Friday, 15 December 2017

Do Not Forget:



Muslims Do Not Forget:




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Quote:

“I am the Sultan Abdul Aziz Bin Abdul Rahman Al Saud al-Faisal and I conceded and acknowledged a thousand times to Sir Percy Cox, delegate of Great Britain, that I have no objection to giving Palestine to the poor Jews or even to non-Jews, and I will never ever violate their [the UK] orders,”
read the note signed by King Abdul Aziz.


Roosevelt later wrote to the Saudi king in a follow up letter.


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Ibn Rashid had rejected all overtures from the British Empire made to him via Ibn Saud to be another of its puppets.8 More so, Ibn Rashid expanded his territory north to the new mandated [Sott ed - mandate means colony] Palestinian border as well as to the borders of Iraq in the summer of 1920.

The British became concerned that an alliance may be brewing between Ibn Rashid, who controlled the northern part of the peninsula, and the Sharif who controlled the western part. More so, the Empire wanted the land routes between the Palestinian ports on the Mediterranean Sea and the Persian Gulf under the rule of a friendly party. At the Cairo Conference, Churchill agreed with an imperial officer, Sir Percy Cox, that "Ibn Saud should be 'given the opportunity to occupy Ha'il.'"9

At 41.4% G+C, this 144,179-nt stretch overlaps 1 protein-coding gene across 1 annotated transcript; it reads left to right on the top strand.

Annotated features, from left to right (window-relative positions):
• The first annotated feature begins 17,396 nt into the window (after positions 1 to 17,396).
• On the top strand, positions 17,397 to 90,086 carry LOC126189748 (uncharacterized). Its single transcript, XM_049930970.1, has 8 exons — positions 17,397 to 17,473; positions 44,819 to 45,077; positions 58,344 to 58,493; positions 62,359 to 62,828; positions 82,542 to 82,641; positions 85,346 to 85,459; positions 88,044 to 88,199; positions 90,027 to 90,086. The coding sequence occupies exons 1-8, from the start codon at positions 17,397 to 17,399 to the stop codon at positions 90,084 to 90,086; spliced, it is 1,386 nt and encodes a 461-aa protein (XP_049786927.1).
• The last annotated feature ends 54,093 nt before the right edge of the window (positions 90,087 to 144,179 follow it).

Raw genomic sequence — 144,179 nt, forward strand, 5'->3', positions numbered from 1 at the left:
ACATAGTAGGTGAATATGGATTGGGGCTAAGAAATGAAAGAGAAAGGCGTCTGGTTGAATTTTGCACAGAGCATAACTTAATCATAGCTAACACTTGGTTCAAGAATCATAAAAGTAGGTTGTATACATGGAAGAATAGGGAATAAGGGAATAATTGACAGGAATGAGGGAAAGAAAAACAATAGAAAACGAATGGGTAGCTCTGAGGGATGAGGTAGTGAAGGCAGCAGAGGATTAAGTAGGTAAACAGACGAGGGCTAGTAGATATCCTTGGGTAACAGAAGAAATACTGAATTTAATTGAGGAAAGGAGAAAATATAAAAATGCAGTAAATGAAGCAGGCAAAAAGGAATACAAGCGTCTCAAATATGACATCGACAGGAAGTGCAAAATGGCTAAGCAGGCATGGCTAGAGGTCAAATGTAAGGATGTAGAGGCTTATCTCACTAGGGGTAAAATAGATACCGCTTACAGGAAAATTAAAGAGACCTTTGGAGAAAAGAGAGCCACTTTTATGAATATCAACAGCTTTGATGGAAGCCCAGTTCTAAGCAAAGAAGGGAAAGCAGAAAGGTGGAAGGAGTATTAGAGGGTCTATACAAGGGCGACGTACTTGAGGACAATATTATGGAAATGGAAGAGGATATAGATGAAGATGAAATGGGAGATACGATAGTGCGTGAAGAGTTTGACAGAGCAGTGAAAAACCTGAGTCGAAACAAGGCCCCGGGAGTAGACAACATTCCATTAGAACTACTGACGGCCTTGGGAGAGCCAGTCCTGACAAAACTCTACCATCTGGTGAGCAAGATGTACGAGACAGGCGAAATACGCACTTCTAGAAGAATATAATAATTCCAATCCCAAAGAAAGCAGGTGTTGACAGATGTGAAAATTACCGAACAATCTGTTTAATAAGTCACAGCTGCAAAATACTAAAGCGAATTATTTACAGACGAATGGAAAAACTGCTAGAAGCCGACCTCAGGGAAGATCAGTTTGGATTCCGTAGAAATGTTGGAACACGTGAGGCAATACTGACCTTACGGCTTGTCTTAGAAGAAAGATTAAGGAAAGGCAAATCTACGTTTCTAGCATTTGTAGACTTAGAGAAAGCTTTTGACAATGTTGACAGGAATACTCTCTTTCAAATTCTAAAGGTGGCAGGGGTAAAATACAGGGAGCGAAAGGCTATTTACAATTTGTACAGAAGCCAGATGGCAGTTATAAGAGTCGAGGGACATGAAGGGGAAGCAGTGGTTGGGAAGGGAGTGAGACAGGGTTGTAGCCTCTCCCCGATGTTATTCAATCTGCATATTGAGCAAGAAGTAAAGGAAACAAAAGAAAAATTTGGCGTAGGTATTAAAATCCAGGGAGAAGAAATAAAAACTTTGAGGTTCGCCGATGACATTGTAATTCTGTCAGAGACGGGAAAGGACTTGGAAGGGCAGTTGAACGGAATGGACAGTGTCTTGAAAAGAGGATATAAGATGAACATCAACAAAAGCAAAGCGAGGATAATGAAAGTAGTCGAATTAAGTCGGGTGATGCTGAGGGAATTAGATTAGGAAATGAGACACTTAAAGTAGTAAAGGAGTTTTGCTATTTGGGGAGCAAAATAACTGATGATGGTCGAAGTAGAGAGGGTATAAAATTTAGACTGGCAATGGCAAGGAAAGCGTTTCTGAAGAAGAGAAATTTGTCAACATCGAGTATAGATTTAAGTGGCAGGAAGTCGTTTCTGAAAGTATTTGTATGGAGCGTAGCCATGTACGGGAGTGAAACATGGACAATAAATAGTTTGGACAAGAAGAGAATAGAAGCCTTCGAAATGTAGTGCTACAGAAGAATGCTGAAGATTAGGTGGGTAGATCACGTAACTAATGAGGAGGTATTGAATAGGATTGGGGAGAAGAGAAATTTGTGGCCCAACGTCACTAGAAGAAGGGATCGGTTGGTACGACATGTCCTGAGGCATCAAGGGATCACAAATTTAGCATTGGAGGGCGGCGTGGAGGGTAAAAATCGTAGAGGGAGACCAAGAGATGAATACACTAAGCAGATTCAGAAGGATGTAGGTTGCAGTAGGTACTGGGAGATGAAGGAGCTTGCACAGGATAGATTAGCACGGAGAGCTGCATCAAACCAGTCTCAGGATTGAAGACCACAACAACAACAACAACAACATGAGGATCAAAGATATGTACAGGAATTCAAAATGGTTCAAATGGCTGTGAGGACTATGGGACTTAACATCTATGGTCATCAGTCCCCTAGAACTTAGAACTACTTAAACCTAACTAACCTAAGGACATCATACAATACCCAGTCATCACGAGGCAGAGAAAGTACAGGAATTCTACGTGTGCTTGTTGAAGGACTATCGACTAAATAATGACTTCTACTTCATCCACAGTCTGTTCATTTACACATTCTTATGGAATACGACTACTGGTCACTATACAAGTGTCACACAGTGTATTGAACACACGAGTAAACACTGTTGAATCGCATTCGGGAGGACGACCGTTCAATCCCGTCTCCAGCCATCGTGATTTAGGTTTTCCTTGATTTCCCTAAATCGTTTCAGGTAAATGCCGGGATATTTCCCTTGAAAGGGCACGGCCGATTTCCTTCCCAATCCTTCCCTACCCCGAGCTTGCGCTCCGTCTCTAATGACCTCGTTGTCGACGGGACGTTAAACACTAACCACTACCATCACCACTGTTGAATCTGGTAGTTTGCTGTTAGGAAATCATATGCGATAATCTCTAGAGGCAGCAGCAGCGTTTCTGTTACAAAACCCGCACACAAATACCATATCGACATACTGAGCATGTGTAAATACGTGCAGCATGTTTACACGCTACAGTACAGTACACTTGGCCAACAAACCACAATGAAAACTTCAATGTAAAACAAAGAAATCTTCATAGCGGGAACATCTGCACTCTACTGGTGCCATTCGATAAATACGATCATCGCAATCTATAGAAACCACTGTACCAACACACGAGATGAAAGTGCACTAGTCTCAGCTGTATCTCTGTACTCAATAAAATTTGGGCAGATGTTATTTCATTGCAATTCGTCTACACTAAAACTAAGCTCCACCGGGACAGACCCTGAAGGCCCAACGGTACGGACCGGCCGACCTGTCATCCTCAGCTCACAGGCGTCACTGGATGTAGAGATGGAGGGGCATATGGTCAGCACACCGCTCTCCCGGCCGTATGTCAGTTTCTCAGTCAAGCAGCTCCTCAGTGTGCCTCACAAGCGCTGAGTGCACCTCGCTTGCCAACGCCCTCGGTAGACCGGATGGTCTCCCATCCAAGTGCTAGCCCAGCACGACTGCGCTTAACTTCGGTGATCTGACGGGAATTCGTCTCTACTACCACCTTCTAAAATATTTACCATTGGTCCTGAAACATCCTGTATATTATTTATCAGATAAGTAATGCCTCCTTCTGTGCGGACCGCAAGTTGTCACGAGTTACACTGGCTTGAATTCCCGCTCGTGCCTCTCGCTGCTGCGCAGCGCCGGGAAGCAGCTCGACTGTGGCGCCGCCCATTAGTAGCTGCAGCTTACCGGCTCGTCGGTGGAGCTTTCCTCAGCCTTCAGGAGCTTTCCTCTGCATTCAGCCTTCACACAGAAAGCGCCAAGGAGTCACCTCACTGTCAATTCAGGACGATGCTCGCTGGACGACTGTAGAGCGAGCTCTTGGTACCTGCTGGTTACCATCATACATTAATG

By the end of 1920, the British were showering Ibn Saud with "a monthly 'grant' of £10,000 in gold, on top of his monthly subsidy. He also received abundant arms supplies, totaling more than 10,000 rifles, in addition to the critical siege and four field guns" with British-Indian instructors.10
Finally, in September 1921, the British unleashed Ibn Saud on Ha'il, which officially surrendered in November 1921. It was after this victory the British bestowed a new title on Ibn Saud. He was no longer to be "Emir of Najd and Chief of its Tribes" but "Sultan of Najd and its Dependencies". Ha'il had dissolved into a dependency of the Empire's Sultan of Najd.  Here